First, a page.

Updates to Timberland Euro Sprint Hiker

  • The modern style of the Timberland Euro Sprint Hiker boot allows it to be worn on casual walks around town and backcountry hikes. Its leather upper has a lining made of 50% PET or recycled plastic bottles.
  • The brand designers equipped this mid-cut day hiking boot with an ethylene-vinyl acetate (EVA) midsole for lightweight cushioning. For a grippy and stable ride, it sports a rubber outsole partially made of recycled materials.

Size and fit

A men’s-only Timberland hiking boot, the Euro Sprint Hiker comes in full and half sizes. It is offered in standard width and reasonably runs true to size. It has a traditional lace-up closure that allows users to customize the fit.

Outsole

The outsole of this mid-cut hiking boot is made of 15% recycled rubber. The large lugs on the sides provide stability while the circular boots on the center provide 360-degree traction. Its textured appearance prevents muck build-up.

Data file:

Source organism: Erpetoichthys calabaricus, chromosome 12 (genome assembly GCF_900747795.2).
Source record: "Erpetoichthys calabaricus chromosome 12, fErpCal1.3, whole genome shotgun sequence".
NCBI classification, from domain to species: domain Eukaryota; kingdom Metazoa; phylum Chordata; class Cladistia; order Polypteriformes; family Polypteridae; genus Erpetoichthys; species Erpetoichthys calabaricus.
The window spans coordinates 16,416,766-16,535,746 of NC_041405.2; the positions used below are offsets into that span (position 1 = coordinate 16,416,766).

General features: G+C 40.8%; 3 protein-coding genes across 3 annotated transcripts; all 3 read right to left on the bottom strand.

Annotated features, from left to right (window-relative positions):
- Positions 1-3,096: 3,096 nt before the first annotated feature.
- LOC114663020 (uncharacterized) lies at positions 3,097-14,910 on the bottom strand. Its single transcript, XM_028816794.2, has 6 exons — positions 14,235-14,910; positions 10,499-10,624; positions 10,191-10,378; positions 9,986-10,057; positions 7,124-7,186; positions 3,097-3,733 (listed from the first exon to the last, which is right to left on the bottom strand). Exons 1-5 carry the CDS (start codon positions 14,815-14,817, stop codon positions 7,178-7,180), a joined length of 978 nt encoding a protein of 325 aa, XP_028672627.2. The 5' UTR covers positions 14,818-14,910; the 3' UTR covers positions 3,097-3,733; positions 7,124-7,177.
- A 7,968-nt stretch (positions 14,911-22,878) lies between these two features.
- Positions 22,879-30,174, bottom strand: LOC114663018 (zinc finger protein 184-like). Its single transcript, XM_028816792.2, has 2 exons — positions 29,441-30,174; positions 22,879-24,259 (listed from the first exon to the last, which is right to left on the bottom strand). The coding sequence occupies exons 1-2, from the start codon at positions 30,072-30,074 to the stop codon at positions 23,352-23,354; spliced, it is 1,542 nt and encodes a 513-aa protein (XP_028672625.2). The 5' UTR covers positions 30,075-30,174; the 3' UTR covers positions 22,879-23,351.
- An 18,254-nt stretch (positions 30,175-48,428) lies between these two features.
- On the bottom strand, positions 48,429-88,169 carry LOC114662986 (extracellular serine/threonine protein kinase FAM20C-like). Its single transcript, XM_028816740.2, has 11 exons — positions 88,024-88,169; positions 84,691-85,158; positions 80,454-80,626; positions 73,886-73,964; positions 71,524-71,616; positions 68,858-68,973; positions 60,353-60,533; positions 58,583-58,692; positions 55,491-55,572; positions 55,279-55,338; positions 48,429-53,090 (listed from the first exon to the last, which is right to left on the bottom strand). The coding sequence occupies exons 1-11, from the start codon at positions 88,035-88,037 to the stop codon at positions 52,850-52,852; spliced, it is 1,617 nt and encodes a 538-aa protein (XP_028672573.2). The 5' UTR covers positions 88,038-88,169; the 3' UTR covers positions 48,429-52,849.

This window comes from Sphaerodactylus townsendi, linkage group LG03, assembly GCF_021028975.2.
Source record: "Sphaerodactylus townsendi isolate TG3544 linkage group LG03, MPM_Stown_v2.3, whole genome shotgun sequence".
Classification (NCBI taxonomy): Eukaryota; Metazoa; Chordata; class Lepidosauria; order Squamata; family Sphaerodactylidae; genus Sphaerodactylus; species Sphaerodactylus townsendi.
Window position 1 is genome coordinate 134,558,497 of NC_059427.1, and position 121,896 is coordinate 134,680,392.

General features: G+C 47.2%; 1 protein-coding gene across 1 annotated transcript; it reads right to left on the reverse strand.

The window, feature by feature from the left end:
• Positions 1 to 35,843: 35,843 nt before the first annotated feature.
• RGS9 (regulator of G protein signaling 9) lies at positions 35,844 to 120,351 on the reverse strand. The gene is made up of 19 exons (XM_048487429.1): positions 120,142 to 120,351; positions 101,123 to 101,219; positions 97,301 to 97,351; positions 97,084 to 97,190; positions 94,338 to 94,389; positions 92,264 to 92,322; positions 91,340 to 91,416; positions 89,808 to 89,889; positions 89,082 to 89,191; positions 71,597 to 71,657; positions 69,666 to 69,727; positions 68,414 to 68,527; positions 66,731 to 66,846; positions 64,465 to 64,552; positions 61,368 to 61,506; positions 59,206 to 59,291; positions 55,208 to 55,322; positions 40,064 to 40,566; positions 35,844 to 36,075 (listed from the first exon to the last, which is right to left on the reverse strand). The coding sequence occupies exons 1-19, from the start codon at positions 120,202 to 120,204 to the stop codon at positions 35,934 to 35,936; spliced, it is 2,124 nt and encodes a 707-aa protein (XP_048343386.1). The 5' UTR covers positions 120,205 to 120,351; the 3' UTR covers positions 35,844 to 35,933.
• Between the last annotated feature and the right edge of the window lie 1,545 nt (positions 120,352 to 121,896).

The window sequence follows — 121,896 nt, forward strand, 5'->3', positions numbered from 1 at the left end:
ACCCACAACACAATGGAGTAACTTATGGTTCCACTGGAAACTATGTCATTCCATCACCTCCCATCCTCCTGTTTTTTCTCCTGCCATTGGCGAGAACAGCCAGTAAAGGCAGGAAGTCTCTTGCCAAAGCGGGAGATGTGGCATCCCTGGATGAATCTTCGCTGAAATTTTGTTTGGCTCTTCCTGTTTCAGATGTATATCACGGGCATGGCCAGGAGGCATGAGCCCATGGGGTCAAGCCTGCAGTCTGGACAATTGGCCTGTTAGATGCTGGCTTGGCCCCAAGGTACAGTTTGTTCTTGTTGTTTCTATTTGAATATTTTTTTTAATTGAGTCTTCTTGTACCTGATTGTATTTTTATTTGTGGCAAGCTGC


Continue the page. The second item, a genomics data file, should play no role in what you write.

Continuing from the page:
Midsole

The Timberland Euro Sprint Hiker boots have an ethylene-vinyl acetate or EVA midsole. This foam is a rubber-like material which grants shock absorption and cushioning.

Upper

The nubuck leather upper of this day hiking boot protects hikers from outdoor obstacles. It has a breathable lining which helps keep a fresh, in-shoe feel. Comfort is enhanced through its cushioned tongue and collar.

For fit management, its lacing system includes a round lace and metal loops. Additionally, a lace keeper maintains the upright position of the tongue to prevent unwanted friction.

Rankings

How Timberland Euro Sprint Hiker ranks compared to all other shoes
Top 5% hiking boots
All hiking boots
Top 8% Timberland hiking boots
All Timberland hiking boots
Top 4% day hiking hiking boots
All day hiking hiking boots

Popularity

The current trend of Timberland Euro Sprint Hiker.
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Author
Paul Ronto
Paul Ronto

Over the past 20 years, Paul has climbed, hiked, and ran all over the world. He has summited peaks throughout the Americas, trekked through Africa, and tested his endurance in 24-hour trail races as well as 6 marathons. On average, he runs 30-50 miles a week in the foothills of Northern Colorado. His research is regularly cited in The New York Times, Washington Post, National Geographic, etc. On top of this, Paul is leading the running shoe lab where he cuts shoes apart and analyses every detail of the shoes that you might buy.